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Denise Howell Denise Howell
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Dennis M. Kennedy Dennis M. Kennedy
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Tom Mighell Tom Mighell
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Marty Schwimmer Marty Schwimmer
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Denise Howell is a seasoned appellate and intellectual property litigator based in Los Angeles. Denise writes one of the first and most popular law-related blogs, Bag and Baggage, coined the term "blawg" and helped pioneer podcasting for lawyers. Microcontent obsessed since 2001, she is frequently quoted in the media on legal issues involving intellectual property and technology law. "Sound Policy" is Denise's show at IT Conversations, and it's also what she hopes results from the briefs she submits to court. Email Denise at dhowell@gmail.com.

Dennis Kennedy is a computer lawyer and legal technology expert based in St. Louis, Missouri. An award-winning author, a frequent speaker and a widely-read blogger, he has more than 300 publications on legal, technology and Internet topics, many of which are collected in his e-books. Dennis has been described as someone who knows almost every rock song in existence and, more importantly, how they apply to technology and law. Email Dennis at his gmail address.

Tom Mighell is Senior Counsel and Litigation Technology Support Coordinator at Cowles & Thompson in Dallas. He has published the Internet Legal Research Weekly newsletter since 2000 and blogged about the Internet and legal technology at Inter Alia since August of 2002. With Tom's singing, Ernie on guitar and Dennis' encylopedic knowledge of rock music, we may have the beginnings of a good band, if this whole blog thing doesn't work out. Email Tom at tmighell@swbell.net.

Marty Schwimmer left a partnership in the largest trademark practice in the world and founded Schwimmer Mitchell, a full-service IP micro-boutique in Westchester County, New York, where he represents owners of famous and not yet famous trademarks. He founded The Trademark Blog, the first IP law blog and the one with the most pictures. He is the first to come in and the last to leave in his firm. Email Marty at marty@schwimmerlegal.com.

Ernest Svenson practices law with a mid-sized law firm in New Orleans, specializing in business-related lawsuits. Most of his practice takes place in federal court, especially the Eastern District. He is best known for his weblog Ernie the Attorney, which he started as an experiment. Like many experiments it got out of control. Nevertheless, he continues to practice law and, occasionally, to seek enlightenment. Email Ernest at esvenson@gmail.com.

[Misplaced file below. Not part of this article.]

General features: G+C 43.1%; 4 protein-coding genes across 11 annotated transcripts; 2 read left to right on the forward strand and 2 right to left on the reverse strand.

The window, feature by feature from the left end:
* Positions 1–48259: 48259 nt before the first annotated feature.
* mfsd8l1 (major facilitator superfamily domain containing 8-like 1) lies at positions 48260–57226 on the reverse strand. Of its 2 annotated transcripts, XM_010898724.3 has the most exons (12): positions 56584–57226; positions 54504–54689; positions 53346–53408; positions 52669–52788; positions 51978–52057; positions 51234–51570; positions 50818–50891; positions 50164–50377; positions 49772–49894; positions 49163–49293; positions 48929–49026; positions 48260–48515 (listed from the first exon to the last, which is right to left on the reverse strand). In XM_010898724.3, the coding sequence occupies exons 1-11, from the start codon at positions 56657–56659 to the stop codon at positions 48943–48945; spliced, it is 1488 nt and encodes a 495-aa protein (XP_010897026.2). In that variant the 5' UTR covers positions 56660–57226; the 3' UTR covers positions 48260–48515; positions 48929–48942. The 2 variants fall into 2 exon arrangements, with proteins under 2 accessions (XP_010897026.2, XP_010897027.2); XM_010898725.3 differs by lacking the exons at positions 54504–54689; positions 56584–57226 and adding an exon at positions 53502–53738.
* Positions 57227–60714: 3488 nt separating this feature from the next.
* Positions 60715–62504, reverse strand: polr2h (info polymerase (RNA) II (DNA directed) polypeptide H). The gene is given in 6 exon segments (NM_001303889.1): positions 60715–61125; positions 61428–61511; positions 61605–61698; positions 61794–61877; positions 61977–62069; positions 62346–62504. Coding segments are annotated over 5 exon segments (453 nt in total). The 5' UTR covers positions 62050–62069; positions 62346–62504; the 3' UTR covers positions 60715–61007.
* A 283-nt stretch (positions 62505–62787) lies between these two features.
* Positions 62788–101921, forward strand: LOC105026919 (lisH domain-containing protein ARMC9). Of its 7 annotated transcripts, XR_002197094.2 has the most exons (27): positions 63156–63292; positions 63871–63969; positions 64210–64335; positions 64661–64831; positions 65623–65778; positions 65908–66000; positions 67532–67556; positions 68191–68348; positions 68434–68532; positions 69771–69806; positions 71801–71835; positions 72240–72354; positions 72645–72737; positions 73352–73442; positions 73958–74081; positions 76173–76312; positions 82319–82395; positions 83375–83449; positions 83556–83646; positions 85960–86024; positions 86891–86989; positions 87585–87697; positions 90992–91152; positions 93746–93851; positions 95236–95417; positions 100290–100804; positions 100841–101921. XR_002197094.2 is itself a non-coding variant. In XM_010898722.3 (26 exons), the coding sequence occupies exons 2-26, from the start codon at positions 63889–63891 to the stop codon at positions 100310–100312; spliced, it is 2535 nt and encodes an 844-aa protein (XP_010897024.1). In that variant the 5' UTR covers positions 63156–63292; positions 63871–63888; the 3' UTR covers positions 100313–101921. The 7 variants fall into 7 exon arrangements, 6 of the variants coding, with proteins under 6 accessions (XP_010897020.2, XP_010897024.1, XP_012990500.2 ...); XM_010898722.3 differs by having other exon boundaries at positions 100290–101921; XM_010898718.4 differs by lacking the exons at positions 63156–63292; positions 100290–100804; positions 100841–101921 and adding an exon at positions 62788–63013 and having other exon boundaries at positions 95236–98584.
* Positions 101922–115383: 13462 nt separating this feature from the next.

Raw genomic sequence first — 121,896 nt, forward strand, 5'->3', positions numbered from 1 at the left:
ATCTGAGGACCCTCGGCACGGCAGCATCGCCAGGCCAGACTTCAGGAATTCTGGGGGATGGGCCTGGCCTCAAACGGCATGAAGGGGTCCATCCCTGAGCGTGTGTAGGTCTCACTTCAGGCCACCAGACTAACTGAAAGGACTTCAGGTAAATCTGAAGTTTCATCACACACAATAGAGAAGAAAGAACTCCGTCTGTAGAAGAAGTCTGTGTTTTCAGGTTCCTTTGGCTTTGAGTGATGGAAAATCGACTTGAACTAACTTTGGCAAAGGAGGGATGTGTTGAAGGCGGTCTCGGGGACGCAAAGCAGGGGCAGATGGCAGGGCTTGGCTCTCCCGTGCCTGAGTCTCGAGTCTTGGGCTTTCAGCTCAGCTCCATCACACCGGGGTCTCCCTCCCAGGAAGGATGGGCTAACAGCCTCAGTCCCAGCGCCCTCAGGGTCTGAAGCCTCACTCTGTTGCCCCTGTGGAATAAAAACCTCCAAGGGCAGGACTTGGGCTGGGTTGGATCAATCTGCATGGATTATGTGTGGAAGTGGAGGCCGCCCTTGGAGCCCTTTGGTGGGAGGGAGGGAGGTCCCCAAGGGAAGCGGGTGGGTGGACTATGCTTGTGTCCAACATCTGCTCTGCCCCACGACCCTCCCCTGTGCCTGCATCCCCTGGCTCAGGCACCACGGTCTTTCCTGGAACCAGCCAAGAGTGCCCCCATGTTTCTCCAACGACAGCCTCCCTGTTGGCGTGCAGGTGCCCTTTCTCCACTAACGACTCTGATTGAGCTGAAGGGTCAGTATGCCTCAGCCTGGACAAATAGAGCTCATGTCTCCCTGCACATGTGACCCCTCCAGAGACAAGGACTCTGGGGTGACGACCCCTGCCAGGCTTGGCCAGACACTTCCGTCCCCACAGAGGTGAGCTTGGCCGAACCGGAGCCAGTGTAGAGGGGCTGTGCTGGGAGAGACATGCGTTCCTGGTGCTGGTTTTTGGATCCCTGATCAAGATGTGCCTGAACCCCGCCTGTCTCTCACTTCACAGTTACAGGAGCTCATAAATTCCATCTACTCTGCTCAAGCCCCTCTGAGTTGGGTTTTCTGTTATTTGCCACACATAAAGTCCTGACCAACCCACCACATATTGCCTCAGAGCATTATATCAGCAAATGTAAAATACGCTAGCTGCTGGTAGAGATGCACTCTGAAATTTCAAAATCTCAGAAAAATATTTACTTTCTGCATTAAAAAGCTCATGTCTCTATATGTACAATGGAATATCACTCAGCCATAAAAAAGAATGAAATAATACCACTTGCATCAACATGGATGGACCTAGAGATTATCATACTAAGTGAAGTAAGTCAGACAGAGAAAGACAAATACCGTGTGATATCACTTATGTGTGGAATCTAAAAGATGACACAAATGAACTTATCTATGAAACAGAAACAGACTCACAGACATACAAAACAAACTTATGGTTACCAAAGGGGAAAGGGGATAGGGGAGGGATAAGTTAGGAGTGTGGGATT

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Between Lawyers provides just-in-time group commentary on the issues raised when technology, culture and the law intersect. We take you behind the firewalls and conference room doors to show you how experienced lawyers deal with these issues and help you prepare for the new challenges we all face. For more, see our introductory post.
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March 29, 2005

Blogging Policy: Ghost-writers?

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Posted by Marty Schwimmer

What's your view on ghost-written blogs? I'm not personally aware of any (;-])but I have seen solicitations for such services. Seems, at a minimum, to defeat one of the points of blogging, and if the blog is identified as the work of a specific lawyer then more troubling issues are raised.

Comments (2) + TrackBacks (0) | Category: Blogging Policies


COMMENTS

1. david giacalone on March 29, 2005 2:54 PM writes...

You've dug up the ghost of a horse we practically beat to death about a year ago, Marty. See e.g., Selling the Perception of Expertise and Ghosts will kill the weblogging community. I hope we've laid this ghost to rest. I continue to believe that owner-operated weblogs are most beneficial for the weblogger and the audience.

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2. Mike on April 1, 2005 1:37 AM writes...

Absolutely, positively, 100% unacceptable. I think using ghostwriters in nearly every context is unethical. When you put your name to an article (or a blog), you're not merely telling the world that you own the copyright -- You're telling the world that you created it. If you did not create the content, then a footnote should indicate that you at least "supervised" and "adopted" it. Which is all the signature at the bottom of a legal brief tells the reader.

If you did not create the content, then obviously, you're telling the world a lie. I realize ghostwriting is rampant, but I have no tolerace for it.

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